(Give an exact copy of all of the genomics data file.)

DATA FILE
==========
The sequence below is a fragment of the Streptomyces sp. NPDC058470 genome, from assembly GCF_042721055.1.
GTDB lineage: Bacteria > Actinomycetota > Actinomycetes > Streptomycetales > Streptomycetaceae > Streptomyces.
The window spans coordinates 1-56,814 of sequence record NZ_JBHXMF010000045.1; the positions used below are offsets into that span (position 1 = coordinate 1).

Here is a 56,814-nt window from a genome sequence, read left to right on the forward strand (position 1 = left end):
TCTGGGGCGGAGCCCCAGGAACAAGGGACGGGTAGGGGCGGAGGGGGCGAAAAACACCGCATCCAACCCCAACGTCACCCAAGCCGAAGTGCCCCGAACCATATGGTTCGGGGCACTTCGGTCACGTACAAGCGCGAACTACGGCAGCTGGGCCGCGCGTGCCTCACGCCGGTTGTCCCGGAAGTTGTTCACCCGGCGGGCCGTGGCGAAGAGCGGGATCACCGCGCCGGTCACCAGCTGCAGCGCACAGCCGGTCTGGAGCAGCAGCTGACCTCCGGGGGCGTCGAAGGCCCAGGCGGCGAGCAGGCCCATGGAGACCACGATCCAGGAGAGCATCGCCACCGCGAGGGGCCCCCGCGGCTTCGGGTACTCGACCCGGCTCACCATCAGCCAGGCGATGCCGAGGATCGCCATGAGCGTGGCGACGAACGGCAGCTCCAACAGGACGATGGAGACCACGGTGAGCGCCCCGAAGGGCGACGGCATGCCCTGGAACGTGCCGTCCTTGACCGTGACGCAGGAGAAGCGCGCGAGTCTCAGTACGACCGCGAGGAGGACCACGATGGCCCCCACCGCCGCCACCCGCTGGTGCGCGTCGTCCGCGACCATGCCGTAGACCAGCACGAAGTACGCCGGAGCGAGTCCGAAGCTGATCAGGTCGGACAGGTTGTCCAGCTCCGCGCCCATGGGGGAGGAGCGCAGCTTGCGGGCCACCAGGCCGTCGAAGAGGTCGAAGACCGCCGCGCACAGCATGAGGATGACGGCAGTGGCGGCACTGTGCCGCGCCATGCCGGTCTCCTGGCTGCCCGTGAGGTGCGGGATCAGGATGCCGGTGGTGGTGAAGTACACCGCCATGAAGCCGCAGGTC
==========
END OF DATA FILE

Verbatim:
The sequence below is a fragment of the Streptomyces sp. NPDC058470 genome, from assembly GCF_042721055.1.
GTDB lineage: Bacteria > Actinomycetota > Actinomycetes > Streptomycetales > Streptomycetaceae > Streptomyces.
The window spans coordinates 1-56,814 of sequence record NZ_JBHXMF010000045.1; the positions used below are offsets into that span (position 1 = coordinate 1).

Here is a 56,814-nt window from a genome sequence, read left to right on the forward strand (position 1 = left end):
TCTGGGGCGGAGCCCCAGGAACAAGGGACGGGTAGGGGCGGAGGGGGCGAAAAACACCGCATCCAACCCCAACGTCACCCAAGCCGAAGTGCCCCGAACCATATGGTTCGGGGCACTTCGGTCACGTACAAGCGCGAACTACGGCAGCTGGGCCGCGCGTGCCTCACGCCGGTTGTCCCGGAAGTTGTTCACCCGGCGGGCCGTGGCGAAGAGCGGGATCACCGCGCCGGTCACCAGCTGCAGCGCACAGCCGGTCTGGAGCAGCAGCTGACCTCCGGGGGCGTCGAAGGCCCAGGCGGCGAGCAGGCCCATGGAGACCACGATCCAGGAGAGCATCGCCACCGCGAGGGGCCCCCGCGGCTTCGGGTACTCGACCCGGCTCACCATCAGCCAGGCGATGCCGAGGATCGCCATGAGCGTGGCGACGAACGGCAGCTCCAACAGGACGATGGAGACCACGGTGAGCGCCCCGAAGGGCGACGGCATGCCCTGGAACGTGCCGTCCTTGACCGTGACGCAGGAGAAGCGCGCGAGTCTCAGTACGACCGCGAGGAGGACCACGATGGCCCCCACCGCCGCCACCCGCTGGTGCGCGTCGTCCGCGACCATGCCGTAGACCAGCACGAAGTACGCCGGAGCGAGTCCGAAGCTGATCAGGTCGGACAGGTTGTCCAGCTCCGCGCCCATGGGGGAGGAGCGCAGCTTGCGGGCCACCAGGCCGTCGAAGAGGTCGAAGACCGCCGCGCACAGCATGAGGATGACGGCAGTGGCGGCACTGTGCCGCGCCATGCCGGTCTCCTGGCTGCCCGTGAGGTGCGGGATCAGGATGCCGGTGGTGGTGAAGTACACCGCCATGAAGCCGCAGGTC